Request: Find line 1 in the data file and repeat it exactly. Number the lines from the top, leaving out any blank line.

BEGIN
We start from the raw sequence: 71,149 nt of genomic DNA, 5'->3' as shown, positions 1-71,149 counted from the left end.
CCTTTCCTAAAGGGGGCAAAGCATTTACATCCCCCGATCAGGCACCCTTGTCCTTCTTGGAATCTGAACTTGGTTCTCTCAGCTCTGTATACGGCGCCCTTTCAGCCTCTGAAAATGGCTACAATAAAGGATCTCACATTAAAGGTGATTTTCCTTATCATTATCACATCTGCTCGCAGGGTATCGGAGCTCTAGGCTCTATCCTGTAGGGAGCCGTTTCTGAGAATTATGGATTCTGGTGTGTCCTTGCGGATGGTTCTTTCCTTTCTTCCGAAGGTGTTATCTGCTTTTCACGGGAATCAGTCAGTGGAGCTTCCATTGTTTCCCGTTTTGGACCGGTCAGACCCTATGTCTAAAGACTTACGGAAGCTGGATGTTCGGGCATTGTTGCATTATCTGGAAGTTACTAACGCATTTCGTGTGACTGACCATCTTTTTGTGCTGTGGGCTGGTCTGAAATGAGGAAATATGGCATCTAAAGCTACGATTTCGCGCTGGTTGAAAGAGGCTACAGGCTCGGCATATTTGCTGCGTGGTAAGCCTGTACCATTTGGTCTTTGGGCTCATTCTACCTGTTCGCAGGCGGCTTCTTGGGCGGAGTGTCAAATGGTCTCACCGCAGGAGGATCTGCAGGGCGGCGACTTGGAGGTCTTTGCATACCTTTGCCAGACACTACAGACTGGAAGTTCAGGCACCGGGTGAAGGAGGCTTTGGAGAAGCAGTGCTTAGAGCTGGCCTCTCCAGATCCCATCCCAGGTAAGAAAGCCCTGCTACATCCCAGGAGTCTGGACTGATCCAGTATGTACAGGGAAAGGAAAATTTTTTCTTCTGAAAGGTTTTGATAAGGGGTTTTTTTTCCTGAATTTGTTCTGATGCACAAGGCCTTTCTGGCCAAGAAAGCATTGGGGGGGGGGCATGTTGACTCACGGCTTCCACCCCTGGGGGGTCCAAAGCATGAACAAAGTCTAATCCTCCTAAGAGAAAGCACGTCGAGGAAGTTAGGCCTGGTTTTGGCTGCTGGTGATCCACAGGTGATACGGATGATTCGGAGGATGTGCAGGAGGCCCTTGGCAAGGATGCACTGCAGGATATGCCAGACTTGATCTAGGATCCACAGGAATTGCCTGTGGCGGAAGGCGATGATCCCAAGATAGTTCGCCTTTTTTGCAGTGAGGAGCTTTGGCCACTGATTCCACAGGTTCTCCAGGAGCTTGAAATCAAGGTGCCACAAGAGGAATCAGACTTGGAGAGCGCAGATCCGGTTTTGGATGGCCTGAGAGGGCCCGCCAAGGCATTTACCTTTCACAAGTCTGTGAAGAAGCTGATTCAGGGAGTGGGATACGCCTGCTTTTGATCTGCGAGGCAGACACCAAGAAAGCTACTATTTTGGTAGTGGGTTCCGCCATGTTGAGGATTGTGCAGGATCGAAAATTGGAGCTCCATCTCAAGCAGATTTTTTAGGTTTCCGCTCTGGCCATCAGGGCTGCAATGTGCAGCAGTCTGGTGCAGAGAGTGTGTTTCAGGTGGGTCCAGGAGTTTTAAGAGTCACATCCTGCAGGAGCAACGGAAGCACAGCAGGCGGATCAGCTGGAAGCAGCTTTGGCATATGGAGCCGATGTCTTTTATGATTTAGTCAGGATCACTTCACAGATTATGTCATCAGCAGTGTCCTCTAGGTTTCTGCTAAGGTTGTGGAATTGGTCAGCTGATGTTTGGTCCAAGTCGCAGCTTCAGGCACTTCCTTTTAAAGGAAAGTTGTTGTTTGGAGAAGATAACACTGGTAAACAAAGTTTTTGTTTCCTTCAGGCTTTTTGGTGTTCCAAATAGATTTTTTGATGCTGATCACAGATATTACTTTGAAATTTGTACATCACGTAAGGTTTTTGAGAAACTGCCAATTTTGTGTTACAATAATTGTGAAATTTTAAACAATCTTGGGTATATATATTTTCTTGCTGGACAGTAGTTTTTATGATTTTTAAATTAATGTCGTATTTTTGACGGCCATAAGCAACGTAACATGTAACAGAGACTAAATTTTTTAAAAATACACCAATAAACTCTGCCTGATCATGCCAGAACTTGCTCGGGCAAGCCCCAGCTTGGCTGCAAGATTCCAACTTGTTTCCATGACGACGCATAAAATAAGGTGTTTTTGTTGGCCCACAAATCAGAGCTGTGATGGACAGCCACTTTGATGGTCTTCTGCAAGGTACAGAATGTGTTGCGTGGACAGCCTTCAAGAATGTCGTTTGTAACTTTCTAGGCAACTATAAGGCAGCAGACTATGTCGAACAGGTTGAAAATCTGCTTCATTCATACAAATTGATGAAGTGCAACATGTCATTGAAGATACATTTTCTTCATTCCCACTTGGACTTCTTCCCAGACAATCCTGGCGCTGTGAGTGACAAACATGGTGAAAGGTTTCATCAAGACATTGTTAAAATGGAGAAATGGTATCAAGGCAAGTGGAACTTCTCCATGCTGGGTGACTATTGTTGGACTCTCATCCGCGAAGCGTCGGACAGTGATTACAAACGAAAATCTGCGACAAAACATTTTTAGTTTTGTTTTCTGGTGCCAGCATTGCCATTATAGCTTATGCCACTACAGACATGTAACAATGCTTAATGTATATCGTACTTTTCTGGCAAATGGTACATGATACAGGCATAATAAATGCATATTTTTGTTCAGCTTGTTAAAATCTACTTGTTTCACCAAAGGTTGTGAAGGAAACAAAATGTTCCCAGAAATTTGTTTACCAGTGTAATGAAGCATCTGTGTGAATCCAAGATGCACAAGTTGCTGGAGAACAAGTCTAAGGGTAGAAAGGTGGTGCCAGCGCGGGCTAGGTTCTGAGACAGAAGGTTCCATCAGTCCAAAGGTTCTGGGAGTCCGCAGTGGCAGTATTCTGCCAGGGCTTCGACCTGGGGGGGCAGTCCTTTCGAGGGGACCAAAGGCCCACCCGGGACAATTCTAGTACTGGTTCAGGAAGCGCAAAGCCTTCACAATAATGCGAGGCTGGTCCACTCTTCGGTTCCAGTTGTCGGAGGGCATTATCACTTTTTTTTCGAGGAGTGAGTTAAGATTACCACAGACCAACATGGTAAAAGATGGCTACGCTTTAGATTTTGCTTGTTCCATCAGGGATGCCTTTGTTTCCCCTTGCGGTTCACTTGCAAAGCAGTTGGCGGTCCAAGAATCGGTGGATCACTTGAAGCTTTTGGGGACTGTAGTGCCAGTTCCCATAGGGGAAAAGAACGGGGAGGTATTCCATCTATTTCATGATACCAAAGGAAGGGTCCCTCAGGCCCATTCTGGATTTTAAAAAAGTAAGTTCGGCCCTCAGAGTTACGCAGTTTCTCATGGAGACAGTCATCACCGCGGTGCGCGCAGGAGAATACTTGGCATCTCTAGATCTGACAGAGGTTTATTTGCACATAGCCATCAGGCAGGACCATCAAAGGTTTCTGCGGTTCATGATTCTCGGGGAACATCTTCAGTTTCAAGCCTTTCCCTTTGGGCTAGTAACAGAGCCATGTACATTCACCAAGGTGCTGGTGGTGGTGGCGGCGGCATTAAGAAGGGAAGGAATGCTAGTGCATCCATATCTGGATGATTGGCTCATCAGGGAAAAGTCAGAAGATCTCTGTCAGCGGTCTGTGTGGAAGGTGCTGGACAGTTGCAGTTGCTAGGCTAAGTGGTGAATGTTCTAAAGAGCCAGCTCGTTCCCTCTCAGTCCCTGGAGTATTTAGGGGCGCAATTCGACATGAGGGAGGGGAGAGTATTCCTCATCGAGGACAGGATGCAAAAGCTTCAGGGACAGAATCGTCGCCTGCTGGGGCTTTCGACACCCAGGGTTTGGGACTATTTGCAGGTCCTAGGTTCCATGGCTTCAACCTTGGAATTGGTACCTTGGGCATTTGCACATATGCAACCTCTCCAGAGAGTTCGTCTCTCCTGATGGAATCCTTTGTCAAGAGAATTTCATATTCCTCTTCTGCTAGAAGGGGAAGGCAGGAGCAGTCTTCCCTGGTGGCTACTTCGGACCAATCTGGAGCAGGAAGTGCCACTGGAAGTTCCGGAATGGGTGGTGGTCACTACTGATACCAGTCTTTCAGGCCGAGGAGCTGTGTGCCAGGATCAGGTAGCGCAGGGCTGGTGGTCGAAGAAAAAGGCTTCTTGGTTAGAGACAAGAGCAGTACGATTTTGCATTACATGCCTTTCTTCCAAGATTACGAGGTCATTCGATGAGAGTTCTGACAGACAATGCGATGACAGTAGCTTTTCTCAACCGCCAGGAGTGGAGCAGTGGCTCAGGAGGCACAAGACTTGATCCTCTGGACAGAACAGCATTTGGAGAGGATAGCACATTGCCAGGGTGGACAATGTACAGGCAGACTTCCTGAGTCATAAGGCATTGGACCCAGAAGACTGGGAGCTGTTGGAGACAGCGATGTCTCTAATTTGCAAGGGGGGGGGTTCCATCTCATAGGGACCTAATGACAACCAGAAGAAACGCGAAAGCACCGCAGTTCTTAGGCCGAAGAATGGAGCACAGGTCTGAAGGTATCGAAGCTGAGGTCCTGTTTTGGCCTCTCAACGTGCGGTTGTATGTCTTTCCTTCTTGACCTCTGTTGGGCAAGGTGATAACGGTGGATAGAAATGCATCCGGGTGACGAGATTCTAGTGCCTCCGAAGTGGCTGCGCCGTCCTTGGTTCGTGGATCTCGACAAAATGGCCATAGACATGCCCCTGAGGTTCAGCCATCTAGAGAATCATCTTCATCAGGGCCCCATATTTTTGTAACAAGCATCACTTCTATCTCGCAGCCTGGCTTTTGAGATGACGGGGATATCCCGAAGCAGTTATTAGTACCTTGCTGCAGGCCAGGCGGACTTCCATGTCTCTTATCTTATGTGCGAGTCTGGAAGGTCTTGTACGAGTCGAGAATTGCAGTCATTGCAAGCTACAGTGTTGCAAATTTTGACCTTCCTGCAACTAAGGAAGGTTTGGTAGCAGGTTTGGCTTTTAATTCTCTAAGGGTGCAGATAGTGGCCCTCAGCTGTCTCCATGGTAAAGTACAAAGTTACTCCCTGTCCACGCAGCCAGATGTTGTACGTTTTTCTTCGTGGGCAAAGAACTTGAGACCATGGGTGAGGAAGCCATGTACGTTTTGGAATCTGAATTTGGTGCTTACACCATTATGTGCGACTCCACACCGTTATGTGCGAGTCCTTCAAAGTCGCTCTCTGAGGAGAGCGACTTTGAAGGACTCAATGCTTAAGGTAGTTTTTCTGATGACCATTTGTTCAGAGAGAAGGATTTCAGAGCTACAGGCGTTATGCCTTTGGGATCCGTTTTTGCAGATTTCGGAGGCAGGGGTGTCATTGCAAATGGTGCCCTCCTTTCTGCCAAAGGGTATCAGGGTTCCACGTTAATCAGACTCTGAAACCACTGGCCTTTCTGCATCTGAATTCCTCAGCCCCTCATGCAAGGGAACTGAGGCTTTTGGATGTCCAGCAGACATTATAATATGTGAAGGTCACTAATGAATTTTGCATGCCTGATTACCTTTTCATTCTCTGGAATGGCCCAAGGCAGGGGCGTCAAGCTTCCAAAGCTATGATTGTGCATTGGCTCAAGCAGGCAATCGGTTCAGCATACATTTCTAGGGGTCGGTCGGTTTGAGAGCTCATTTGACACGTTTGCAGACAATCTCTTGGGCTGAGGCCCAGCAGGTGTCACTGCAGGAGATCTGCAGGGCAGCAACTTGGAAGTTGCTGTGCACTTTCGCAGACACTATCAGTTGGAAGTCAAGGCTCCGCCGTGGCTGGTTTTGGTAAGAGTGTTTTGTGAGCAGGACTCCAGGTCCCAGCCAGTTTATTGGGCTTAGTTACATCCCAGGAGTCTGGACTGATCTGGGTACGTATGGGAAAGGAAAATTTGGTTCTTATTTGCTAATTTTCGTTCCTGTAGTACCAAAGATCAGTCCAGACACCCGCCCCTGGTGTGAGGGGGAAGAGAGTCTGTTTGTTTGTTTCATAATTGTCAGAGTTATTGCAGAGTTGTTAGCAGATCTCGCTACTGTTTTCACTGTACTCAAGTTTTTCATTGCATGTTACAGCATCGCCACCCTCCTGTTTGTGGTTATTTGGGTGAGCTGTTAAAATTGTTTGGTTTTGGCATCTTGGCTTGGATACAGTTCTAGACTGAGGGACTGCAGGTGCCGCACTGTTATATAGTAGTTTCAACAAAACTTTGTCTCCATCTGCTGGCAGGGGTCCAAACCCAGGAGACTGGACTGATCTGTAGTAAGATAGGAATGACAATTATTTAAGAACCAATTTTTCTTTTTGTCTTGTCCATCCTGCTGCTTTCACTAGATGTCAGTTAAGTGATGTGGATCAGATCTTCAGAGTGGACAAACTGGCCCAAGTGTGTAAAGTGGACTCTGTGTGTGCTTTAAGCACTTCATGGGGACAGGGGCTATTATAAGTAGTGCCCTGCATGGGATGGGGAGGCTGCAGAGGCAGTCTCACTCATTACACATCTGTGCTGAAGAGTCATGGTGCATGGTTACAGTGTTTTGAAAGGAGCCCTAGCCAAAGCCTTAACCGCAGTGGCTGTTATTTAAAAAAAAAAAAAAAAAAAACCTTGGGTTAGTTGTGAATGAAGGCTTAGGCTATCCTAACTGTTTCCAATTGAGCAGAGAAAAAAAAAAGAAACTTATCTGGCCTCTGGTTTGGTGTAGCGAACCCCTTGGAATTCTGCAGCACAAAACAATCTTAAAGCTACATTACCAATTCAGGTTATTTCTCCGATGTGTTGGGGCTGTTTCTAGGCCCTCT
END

We start from the raw sequence: 71,149 nt of genomic DNA, 5'->3' as shown, positions 1-71,149 counted from the left end.